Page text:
The Deliberative Approach in Environmental Valuation

By Soderholm, Patrik | Journal of Economic Issues, June 2001 | Go to article overview

The Deliberative Approach in Environmental Valuation


Soderholm, Patrik, Journal of Economic Issues


How can and should decision makers collect information on public preferences and integrate public input into the environmental policy process? Since environmental issues often involve conflicts in values among goals that all of us consider important, there are no simple answers to this question. Environmental problems are not--indeed should not be--only about the efficient use of scarce resources but are also about ethical issues such as fairness in the decision-making process, the moral claims of non-humans and future generations, and cultural values (Sagoff 1988). Any meaningful decision-making institution must be able to incorporate different modes of articulating environmental concern.

For the above reasons some social science researchers have begun to question the use of neoclassical environmental valuation techniques, which in many cases are the ones preferred by the official authorities. Within the neoclassical paradigm a number of valuation methods--most notably the contingent valuation method (CVM)--are employed. All aim at measuring people's willingness to pay (WTP) for an environmental benefit or their willingness to accept (WTA) a change that is likely to reduce welfare. For critics, however, these methods rely on overly restrictive assumptions, which implies that they often produce poor descriptions of the environmental values people actually hold as well as of the process of preference formation (Spash 1997, 2000).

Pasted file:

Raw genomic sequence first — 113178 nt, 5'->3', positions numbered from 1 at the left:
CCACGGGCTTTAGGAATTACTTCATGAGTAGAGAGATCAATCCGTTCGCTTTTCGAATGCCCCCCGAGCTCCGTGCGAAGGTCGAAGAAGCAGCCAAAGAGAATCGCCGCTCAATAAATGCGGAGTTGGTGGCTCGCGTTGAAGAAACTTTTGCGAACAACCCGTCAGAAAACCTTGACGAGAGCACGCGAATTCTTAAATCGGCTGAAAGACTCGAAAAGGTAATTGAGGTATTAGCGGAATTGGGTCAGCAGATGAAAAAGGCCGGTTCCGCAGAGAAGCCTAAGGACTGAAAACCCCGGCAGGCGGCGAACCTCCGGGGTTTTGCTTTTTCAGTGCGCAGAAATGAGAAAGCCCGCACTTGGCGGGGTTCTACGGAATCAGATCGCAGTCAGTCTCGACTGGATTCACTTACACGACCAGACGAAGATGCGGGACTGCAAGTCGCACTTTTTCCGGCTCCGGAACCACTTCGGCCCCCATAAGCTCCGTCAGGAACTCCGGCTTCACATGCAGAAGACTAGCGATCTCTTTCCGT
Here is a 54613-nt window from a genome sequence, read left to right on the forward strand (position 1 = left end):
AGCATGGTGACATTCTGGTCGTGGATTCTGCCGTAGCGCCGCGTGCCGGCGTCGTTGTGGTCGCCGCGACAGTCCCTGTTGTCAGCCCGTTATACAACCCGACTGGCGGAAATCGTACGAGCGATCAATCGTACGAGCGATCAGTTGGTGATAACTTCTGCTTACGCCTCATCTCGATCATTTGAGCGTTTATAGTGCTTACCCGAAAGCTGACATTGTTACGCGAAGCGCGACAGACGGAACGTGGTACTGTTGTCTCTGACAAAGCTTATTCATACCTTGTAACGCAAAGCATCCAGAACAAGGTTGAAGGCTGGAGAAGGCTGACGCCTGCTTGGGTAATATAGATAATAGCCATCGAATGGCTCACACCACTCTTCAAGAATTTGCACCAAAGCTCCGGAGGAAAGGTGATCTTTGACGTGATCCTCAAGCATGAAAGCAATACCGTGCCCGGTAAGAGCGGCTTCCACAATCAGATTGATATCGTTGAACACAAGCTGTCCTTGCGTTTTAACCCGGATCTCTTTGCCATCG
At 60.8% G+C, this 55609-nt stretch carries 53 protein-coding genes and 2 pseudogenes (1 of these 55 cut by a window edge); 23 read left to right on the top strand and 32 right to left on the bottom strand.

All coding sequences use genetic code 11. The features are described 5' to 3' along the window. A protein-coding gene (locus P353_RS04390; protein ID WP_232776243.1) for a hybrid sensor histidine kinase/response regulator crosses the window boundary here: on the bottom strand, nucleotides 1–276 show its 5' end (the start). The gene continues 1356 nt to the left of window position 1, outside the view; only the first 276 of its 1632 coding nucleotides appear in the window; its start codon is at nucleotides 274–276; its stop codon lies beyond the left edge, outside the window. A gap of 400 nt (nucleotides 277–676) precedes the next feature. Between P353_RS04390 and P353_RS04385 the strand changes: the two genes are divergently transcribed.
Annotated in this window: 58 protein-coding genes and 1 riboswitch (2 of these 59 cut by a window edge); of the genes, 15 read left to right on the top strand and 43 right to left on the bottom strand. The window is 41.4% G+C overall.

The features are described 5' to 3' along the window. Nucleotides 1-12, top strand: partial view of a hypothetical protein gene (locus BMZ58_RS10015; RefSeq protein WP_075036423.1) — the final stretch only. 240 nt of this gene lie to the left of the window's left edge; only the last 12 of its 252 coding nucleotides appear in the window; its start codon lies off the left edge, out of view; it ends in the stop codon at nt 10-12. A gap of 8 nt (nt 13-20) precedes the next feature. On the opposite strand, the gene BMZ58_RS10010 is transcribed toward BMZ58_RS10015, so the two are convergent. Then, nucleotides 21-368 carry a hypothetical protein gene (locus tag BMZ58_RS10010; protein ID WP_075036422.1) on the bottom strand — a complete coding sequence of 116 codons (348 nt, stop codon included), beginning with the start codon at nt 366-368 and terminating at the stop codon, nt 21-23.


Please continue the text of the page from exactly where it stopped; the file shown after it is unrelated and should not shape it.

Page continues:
Most importantly, contingent valuation method approaches rely on the notion that individuals aim at maximizing personal utility and that they possess well-articulated, exogenous preferences for environmental "goods." However, environmental values often have a broad ethical content, and since ethics are a matter for argument, environmental valuation ought to be endogenous to the political process and rely on social agreements (e.g., Jacobs 1997). In other words, the initial challenge of environmental policy lies not in discovering private preferences but in specifying the conditions for public discourse over what is worth valuing and for what reason.